Our mantra came to be: It isn’t what we do to the neighborhood, it isn’t even what we do for the neighborhood; it’s what we do with the neighborhood, with the community that matters.
Judith Rodin is a tour de force. She began her career as an academic, holding psychology professorships at New York University and Yale, with research that pioneered the behavioral medicine and women’s health movements. After serving as Yale’s provost, she was named president of the University of Pennsylvania, becoming the first woman to hold a permanent presidency at an Ivy League school. After Penn, where she doubled the university’s research funding and tripled its annual fundraising and endowment, Rodin became president of the Rockefeller Foundation, one of the world’s largest philanthropic organizations.
On February 11, Rodin joined President Sian Leah Beilock in conversation for an exclusive online event, presented by Beyond Barnard, to discuss women’s financial wellness, creating civilly engaged institutions, and their favorite New Yorker cartoons.
“Very young girls, when they’re bartering with a partner, will ask for more, whether it’s a man or a woman they’re bartering with, but when they get a little older, the girls start asking for less from the man,” noted Beilock, who recently announced financial well-being as a major pillar of Barnard’s new Francine Lefrak Center, in her conversation with Rodin on financial wellness for women. “This is not an innate thing, it is learned,” Beilock said, “so it’s something that’s really important to address.”
In addition to Rodin’s impressive career across academia and philanthropy, she has authored more than 200 academic articles and chapters and has written or co-written 15 books. On February 9, 2021, her latest book was published: Making Money Moral: How a New Wave of Visionaries Is Linking Purpose and Profit interrogates the role of financial markets in engaging with global problems like the environment, poverty, and inequality.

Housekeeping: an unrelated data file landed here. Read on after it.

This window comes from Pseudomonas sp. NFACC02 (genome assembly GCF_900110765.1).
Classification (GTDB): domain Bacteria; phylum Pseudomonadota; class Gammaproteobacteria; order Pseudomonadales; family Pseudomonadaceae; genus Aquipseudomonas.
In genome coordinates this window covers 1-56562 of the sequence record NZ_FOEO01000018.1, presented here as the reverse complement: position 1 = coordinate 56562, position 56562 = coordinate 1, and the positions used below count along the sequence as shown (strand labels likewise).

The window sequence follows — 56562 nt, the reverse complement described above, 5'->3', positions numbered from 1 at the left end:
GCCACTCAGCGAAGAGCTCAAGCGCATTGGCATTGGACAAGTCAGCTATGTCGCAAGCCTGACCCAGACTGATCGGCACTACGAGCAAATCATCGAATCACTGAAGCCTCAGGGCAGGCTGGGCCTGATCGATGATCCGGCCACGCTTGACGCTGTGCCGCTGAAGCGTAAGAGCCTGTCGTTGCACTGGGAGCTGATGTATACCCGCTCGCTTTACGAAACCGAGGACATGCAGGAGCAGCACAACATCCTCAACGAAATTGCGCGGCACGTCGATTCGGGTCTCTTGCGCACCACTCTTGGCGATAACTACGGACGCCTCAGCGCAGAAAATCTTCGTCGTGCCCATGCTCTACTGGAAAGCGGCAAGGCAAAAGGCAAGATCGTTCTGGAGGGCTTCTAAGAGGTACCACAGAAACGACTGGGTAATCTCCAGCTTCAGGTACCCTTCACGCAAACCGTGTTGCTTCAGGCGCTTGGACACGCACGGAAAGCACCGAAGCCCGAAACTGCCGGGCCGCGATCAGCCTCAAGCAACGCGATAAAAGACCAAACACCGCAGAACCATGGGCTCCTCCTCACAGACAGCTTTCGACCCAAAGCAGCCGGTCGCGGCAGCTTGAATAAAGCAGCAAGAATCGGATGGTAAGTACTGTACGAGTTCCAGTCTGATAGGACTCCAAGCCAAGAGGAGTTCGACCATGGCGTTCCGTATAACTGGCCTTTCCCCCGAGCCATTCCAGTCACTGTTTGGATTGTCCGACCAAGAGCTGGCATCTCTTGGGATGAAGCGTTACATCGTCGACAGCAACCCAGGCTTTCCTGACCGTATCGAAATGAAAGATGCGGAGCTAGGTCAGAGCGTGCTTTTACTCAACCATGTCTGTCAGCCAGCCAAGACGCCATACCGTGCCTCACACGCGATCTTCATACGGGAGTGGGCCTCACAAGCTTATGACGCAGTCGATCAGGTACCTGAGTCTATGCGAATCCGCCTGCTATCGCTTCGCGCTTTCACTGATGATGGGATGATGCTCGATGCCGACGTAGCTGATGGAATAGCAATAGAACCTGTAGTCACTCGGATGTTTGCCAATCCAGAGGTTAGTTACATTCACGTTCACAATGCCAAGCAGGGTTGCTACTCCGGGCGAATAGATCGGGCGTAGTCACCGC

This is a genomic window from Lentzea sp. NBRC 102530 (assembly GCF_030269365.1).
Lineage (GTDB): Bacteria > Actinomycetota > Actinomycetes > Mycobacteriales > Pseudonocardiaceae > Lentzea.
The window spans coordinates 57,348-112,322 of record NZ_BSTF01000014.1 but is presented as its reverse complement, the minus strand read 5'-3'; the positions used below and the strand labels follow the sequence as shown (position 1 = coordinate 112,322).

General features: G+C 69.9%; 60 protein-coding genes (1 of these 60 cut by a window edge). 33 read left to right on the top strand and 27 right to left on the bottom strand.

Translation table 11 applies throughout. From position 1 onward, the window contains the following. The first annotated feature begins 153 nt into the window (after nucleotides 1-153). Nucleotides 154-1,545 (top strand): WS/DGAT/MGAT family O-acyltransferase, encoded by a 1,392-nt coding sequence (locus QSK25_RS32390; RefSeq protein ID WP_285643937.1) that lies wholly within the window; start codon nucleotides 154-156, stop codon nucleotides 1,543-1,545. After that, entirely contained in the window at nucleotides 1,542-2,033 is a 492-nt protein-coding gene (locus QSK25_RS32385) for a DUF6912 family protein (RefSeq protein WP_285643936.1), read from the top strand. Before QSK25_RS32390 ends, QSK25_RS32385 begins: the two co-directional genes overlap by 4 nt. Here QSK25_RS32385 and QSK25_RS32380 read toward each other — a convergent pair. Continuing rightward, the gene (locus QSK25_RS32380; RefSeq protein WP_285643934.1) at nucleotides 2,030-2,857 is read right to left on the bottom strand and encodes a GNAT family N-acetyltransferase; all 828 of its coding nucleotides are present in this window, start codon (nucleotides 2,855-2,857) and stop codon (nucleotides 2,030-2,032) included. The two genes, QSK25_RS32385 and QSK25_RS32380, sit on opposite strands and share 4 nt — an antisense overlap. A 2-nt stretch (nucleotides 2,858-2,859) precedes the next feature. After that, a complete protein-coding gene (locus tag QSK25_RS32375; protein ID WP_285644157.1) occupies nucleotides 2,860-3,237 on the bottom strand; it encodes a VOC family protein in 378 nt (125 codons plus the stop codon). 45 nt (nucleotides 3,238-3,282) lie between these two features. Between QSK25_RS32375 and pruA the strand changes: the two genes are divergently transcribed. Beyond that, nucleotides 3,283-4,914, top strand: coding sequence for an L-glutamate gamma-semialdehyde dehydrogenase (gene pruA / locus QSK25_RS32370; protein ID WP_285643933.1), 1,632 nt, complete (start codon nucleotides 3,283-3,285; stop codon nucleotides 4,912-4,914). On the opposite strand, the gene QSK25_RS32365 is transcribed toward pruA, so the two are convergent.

Read key insights from Rodin’s discussion below:
On how to get comfortable with not knowing all the answers as a leader:
Judith Rodin: “When I approach a new opportunity, particularly one where I’m in leadership, first I spend a lot of time listening and learning, and then I bring people together and we develop a strategic plan. It’s like writing a grant proposal or a business plan, because you’re saying, ‘Here are the things I want to pursue with my team. If it works out this way, I’ll do this. If it works out that way, I’ll do that.’ Developing that kind of strategy is really critical no matter what the institution is. Second, I have always tried to hire amazingly great, super smart people. It is so important, and I’ve learned in these different positions and these different kinds of institutions that it’s often most important to hire people who don’t come out of those kinds of institutions, because what you’re looking for is diversity of ideas, new approaches, and people who challenge your fundamental priors because you’re focused in that entity. The third is to foster innovation, smart risk-taking, and [to] reinforce people for really generating ideas and being willing to take a chance with them. And then fourth: communicate, communicate, communicate. [...] When I came to Rockefeller, I knew nothing about agriculture. I knew nothing about developmental economics. And candidly, it was really exciting to delve in and have smart colleagues and learn new things. It’s energizing, not threatening.”
On the duty of universities to engage with their surrounding communities: